Nashville Part 1: The Discover Nashville Tour

Knowing I’d only be in town a few days, one of which would be taken up by a conference, I wanted to experience as much of Nashville as I could in a short period of time. The Discover Nashville Tour was a great way to get a fast overview of the city as a newcomer.

On the Bus

The tour provides a bus that picks you up at your hotel, which is extremely convenient. You are required to be at your pickup area 1/2 hour before the tour start to allow for everyone to be picked up. Luckily, I was the second to last stop, so didn’t have to ride the bus very long before the tour started.

After everyone was picked up (about a total of 12 people), our tour guide drove a bit and dropped some fun facts on us. Like the fact that Oprah Winfrey’s dad owns a barber shop in Nashville and visits once a month. Or that the top industry in the city used to be printing and is now healthcare.

After a little bit of a ride around, we stopped at Centennial Park, which featured a replica of the Parthenon, a steam engine and sunken gardens which were a little sad at the time, but would be beautiful in warmer months.

Nashville Parthenon in Centennial Park

After Centennial Park, we headed to Vanderbilt, otherwise known as the “Harvard of the South”, then on to the area where all of the music offices were. We drove by RCA recording studios, Curb Records, Warner Music and BMI, just to name a few.

Then it was on to Owen Bradley Park, which featured an apparently controversial statue – the “Musica” statue in the Buddy Killen Circle. We circled it a couple of times in the tour bus to get a good look.

From there we went into the Gulch area of the city, where I made many mental notes of fun restaurants to try to check out in my free time later. We passed the Frist Visual Art Center, and Music City Center — a place our guide told us was one of the cheapest places to park if you have a car to park when you’re visiting the area.

Tour Stops

The price of admission for the tour included admission to both the Ryman Auditorium and the Country Music Hall of Fame. Both of these were places I know I wouldn’t have gotten around to seeing on my own, but I was happy they were included in this tour.

STOP #1 – Ryman Auditorium

This was the first “real” stop where we were able to get off the bus to take a look around. There was a quick security check upon walking in, then we were all herded into a room full of benches to sit and watch a video of the history of the Auditorium.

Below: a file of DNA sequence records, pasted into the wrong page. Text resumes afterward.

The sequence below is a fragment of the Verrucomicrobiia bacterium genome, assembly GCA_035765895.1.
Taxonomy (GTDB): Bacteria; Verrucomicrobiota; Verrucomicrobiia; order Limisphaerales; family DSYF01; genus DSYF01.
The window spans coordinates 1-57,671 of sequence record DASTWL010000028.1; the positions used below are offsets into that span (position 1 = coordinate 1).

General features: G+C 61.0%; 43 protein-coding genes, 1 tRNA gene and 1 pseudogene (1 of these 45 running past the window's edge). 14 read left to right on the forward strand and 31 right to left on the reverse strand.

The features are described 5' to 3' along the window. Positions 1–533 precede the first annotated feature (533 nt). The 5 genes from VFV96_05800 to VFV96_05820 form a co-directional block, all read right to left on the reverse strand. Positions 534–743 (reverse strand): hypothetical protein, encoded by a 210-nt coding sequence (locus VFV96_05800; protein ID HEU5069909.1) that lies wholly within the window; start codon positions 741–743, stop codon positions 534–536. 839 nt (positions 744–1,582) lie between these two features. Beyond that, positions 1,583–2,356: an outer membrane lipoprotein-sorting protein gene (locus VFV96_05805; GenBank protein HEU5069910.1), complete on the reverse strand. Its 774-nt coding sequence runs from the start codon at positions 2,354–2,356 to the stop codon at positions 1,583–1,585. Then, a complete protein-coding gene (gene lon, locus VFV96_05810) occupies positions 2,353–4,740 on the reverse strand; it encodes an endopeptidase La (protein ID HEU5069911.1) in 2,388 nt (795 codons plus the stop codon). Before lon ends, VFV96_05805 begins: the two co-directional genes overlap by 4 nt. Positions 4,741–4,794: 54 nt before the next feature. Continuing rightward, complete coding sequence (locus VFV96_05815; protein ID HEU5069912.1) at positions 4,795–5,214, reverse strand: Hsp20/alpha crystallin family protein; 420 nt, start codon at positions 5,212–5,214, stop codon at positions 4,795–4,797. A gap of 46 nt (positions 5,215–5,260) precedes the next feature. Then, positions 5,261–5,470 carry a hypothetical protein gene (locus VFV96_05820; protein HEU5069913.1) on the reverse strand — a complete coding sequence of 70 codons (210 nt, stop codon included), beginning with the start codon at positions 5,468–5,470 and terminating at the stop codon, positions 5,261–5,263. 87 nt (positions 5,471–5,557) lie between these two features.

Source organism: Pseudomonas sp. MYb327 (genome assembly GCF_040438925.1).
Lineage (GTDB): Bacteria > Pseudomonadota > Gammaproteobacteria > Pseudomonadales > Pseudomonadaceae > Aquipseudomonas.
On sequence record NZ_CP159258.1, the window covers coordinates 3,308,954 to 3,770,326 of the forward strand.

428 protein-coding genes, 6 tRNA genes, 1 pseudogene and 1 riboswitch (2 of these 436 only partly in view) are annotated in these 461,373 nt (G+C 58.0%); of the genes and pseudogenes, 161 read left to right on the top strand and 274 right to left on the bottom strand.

After that, we were let loose to walk around and explore on our own. The auditorium itself is impressive, made more so with a little knowledge of the history. There’s a good deal of historic architecture that has been kept throughout the entire building.

Ryman

Inside of the building, but outside of the auditorium itself, was a wall that featured a comprehensive visual timeline of the major events in the auditorium’s history, which was a nice addendum to the more condensed history we were given in the beginning of the tour.

STOP #2 – Country Music Hall of Fame

Before we walked in, our guide gave us another random fun fact —  that the Hilton across the street has a penthouse suite that’s home to Little Richard.

Nashville Hilton… and The Batman Building

No security check here – we were immediately free to start exploring after walking in. Once inside, we were taken up to the top floor and began walking around a series of exhibits that featured the outfits, instruments and other belongings of many famous country musicians. The most interesting piece to me was the 1962 Pontiac Bonneville convertible formerly owned by Webb Pierce. Just the sheer amount of customization to this car was amazing. It made Elvis’s gold Cadillac directly across from it look plain by comparison.

The wall of gold records was quite a sight to see as well. I started reading a few, and there’s a full list of musicians that have earned Gold and Platinum album on the wall.

Continuing through the museum, there are a lot more exhibits. Not being much of a country music fan, I wandered around a bit and perused exhibits for the few country singers that I know, but I’m sure true fans could have spent much longer looking around.

I finished the tour 30 minutes before we needed to be back on the bus, so I wandered around the first floor of the building, where there were shops and restaurants to kill time in. I stopped first in the gift shop, then realized I was starving and was happy to see Bajo Sexto Taco right off the hallway.

From there, I wandered into the Hatch Show Print Design Center, where there were a lot of fun screen-printed items for sale, before heading back to the bus.

Final Thoughts

The Discover Nashville Tour took around 4 hours overall and was a great way to get an overview of the city if you’re only going to be there for a short time. I was a little frustrated we didn’t get off the bus at more stops, but at least it left each of us tour group members with a list of places to visit and explore in depth on another visit.

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